UPS to sideline 300 pilots
UPS said Monday it plans to furlough 300 pilots, or 11 percent of its 2,800-member force, to bring costs more in line with demand.
The package and freight delivery company said it is still working with the Independent Pilots Association, which represents UPS pilots, to identify cost-cutting measures that could forestall or mitigate the action before it takes effect in May with the first tranche of 170 pilots.
UPS and the union last June averted any unpaid leaves of absence when pilots agreed on a voluntary program of measures to get through the year such as short-and long-term leaves of absence, military leaves, job sharing, reduced in-flight pay guarantees, early retirement, and sick bank contributions. The measures were intended to save the company about $90 million of the three-year target of $131 million in operational cost cuts. UPS agreed at the time not to furlough any pilots through April 1, 2010, but the union has not been able to find any additional savings since then.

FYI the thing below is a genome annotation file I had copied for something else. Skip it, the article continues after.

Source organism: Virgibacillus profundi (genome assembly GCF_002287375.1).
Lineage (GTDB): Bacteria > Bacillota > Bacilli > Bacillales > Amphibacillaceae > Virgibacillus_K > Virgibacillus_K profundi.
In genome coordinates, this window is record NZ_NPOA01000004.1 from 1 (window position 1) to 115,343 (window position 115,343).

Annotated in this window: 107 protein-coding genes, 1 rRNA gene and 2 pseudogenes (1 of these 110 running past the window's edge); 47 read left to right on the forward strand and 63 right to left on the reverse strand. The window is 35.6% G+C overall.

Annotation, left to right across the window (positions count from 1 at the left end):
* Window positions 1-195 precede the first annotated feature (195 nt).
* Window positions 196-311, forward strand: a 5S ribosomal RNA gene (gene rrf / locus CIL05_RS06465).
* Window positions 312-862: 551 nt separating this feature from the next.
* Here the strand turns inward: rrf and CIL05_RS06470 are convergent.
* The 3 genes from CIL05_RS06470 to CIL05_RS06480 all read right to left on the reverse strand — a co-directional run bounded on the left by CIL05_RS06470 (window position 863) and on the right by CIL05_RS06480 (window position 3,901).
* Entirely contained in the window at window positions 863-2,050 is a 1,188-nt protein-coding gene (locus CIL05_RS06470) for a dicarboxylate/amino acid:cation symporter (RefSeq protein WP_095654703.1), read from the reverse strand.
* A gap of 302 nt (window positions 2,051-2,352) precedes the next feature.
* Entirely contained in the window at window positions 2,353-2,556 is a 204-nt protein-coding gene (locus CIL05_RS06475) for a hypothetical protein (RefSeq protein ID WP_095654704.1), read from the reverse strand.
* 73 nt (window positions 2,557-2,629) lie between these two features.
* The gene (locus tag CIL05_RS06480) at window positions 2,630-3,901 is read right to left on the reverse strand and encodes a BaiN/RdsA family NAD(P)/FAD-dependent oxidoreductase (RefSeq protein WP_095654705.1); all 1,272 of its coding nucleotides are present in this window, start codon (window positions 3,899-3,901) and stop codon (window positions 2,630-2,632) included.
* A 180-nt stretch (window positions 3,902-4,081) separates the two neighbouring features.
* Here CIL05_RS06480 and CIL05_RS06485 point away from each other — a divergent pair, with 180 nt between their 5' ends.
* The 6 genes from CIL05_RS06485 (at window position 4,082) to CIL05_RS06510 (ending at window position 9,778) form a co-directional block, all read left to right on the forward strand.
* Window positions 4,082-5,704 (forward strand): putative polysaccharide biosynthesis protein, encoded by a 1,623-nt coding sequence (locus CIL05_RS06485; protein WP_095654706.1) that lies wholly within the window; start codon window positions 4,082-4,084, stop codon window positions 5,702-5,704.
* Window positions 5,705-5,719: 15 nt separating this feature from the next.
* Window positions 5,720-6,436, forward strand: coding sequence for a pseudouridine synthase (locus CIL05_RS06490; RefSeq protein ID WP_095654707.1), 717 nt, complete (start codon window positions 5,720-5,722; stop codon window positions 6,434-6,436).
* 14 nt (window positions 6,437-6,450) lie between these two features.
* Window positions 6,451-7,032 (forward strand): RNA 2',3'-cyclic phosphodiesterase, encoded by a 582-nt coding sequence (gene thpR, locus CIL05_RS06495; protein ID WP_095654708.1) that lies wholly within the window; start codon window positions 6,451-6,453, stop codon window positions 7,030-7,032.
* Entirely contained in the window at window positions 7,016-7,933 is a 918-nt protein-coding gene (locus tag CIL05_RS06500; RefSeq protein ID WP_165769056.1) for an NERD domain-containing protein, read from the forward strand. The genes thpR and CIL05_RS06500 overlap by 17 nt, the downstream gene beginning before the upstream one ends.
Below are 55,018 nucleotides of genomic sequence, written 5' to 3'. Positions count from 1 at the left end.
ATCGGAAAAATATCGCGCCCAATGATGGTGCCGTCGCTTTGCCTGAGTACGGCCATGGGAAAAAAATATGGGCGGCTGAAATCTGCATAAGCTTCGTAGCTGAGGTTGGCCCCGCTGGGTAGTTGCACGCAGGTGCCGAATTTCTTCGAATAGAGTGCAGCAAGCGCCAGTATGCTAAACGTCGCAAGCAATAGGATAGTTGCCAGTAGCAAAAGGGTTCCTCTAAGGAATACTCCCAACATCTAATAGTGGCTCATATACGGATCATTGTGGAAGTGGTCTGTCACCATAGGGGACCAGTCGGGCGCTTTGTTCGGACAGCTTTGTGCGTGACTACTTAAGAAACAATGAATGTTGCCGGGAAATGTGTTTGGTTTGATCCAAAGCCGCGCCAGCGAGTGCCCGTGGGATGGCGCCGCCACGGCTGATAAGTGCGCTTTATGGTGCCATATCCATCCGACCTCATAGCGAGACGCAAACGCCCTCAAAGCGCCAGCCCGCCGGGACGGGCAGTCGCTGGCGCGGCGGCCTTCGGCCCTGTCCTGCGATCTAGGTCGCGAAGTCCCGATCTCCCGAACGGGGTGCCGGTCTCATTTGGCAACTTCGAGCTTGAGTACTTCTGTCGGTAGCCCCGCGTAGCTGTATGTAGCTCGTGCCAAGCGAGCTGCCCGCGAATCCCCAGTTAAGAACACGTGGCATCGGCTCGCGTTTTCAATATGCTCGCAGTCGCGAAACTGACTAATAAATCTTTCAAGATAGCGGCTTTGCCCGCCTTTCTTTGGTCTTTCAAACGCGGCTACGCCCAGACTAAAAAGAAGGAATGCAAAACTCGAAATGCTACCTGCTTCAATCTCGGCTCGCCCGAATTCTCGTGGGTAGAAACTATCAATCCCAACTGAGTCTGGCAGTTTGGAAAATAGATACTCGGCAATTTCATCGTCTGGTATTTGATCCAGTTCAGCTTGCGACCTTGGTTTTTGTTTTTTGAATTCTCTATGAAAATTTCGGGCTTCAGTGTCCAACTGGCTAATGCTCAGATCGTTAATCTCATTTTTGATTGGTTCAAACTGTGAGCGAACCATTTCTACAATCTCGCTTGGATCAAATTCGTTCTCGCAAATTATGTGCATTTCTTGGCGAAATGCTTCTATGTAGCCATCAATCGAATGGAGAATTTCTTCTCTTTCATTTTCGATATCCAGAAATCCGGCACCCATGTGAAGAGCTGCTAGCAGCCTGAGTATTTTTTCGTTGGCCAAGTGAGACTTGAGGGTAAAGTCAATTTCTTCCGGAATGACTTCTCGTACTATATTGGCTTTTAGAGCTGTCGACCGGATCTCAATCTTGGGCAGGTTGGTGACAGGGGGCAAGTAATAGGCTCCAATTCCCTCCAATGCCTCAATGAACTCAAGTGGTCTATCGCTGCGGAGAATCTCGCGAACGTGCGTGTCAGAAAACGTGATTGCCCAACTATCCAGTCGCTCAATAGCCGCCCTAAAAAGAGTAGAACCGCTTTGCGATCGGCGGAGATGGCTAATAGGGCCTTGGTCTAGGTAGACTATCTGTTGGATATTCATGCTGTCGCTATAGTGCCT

'Even though the economy has begun to turn around, UPS anticipates a very gradual recovery and a continued need for belt-tightening,' UPS Airlines President Bob Lekites said in a statement. 'This is a painful decision for our people, but one that is right for the ongoing health of our business.
'But we haven't given up on this process. We continue to go well beyond our contractual obligation to seek a 'win-win' solution to avert furloughs.'
The news comes a week after the Atlanta-based company announced fourth quarter profit tripled to $757 million from the same 2008 period. The international package segment, which relies on UPS Airlines, increased revenue 5.8 percent to $2.79 billion. But for the entire 2009, UPS revenue declined 12 percent, including 14 percent in the international segment. Profits were down more than 29 percent (down 13.5 percent in international).
UPS has taken several steps during the past two years to eliminate $1.4 billion in costs during turbulent economic times, including a freeze on management salaries in 2009, suspension of the company match for 401(k) retirement plans, reduced capital expenditures and retiring older aircraft. One month ago, the company announced it would eliminate 1,800 management and administrative positions to streamline its domestic U.S. small package business. ' Eric Kulisch